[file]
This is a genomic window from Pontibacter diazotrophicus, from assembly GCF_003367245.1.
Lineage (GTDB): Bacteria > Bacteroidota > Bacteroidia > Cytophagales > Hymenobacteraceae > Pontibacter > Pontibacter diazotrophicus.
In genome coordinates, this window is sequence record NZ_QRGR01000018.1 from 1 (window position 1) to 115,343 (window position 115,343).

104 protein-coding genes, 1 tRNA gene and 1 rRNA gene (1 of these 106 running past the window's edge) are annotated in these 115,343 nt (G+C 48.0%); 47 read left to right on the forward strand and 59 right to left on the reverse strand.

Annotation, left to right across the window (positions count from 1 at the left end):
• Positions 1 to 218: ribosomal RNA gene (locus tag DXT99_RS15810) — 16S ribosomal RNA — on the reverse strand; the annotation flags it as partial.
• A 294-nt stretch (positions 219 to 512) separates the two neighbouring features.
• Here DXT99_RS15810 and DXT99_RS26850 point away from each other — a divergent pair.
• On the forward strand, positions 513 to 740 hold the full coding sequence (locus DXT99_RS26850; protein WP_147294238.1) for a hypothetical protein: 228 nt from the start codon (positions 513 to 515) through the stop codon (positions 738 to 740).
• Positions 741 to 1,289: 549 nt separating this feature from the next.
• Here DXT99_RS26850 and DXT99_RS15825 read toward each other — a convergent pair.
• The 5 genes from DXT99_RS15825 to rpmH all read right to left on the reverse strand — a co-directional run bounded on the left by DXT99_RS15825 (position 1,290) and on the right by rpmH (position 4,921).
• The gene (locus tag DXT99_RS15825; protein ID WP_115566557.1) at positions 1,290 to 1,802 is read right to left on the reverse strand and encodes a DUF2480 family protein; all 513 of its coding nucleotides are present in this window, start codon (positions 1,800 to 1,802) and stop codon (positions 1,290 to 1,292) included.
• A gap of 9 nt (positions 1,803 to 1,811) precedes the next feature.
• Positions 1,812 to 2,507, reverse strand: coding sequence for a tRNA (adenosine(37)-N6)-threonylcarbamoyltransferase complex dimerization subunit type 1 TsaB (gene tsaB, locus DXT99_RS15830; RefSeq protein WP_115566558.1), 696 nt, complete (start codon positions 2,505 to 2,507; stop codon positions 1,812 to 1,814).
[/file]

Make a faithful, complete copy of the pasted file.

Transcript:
This is a genomic window from Pontibacter diazotrophicus, from assembly GCF_003367245.1.
Lineage (GTDB): Bacteria > Bacteroidota > Bacteroidia > Cytophagales > Hymenobacteraceae > Pontibacter > Pontibacter diazotrophicus.
In genome coordinates, this window is sequence record NZ_QRGR01000018.1 from 1 (window position 1) to 115,343 (window position 115,343).

104 protein-coding genes, 1 tRNA gene and 1 rRNA gene (1 of these 106 running past the window's edge) are annotated in these 115,343 nt (G+C 48.0%); 47 read left to right on the forward strand and 59 right to left on the reverse strand.

Annotation, left to right across the window (positions count from 1 at the left end):
• Positions 1 to 218: ribosomal RNA gene (locus tag DXT99_RS15810) — 16S ribosomal RNA — on the reverse strand; the annotation flags it as partial.
• A 294-nt stretch (positions 219 to 512) separates the two neighbouring features.
• Here DXT99_RS15810 and DXT99_RS26850 point away from each other — a divergent pair.
• On the forward strand, positions 513 to 740 hold the full coding sequence (locus DXT99_RS26850; protein WP_147294238.1) for a hypothetical protein: 228 nt from the start codon (positions 513 to 515) through the stop codon (positions 738 to 740).
• Positions 741 to 1,289: 549 nt separating this feature from the next.
• Here DXT99_RS26850 and DXT99_RS15825 read toward each other — a convergent pair.
• The 5 genes from DXT99_RS15825 to rpmH all read right to left on the reverse strand — a co-directional run bounded on the left by DXT99_RS15825 (position 1,290) and on the right by rpmH (position 4,921).
• The gene (locus tag DXT99_RS15825; protein ID WP_115566557.1) at positions 1,290 to 1,802 is read right to left on the reverse strand and encodes a DUF2480 family protein; all 513 of its coding nucleotides are present in this window, start codon (positions 1,800 to 1,802) and stop codon (positions 1,290 to 1,292) included.
• A gap of 9 nt (positions 1,803 to 1,811) precedes the next feature.
• Positions 1,812 to 2,507, reverse strand: coding sequence for a tRNA (adenosine(37)-N6)-threonylcarbamoyltransferase complex dimerization subunit type 1 TsaB (gene tsaB, locus DXT99_RS15830; RefSeq protein WP_115566558.1), 696 nt, complete (start codon positions 2,505 to 2,507; stop codon positions 1,812 to 1,814).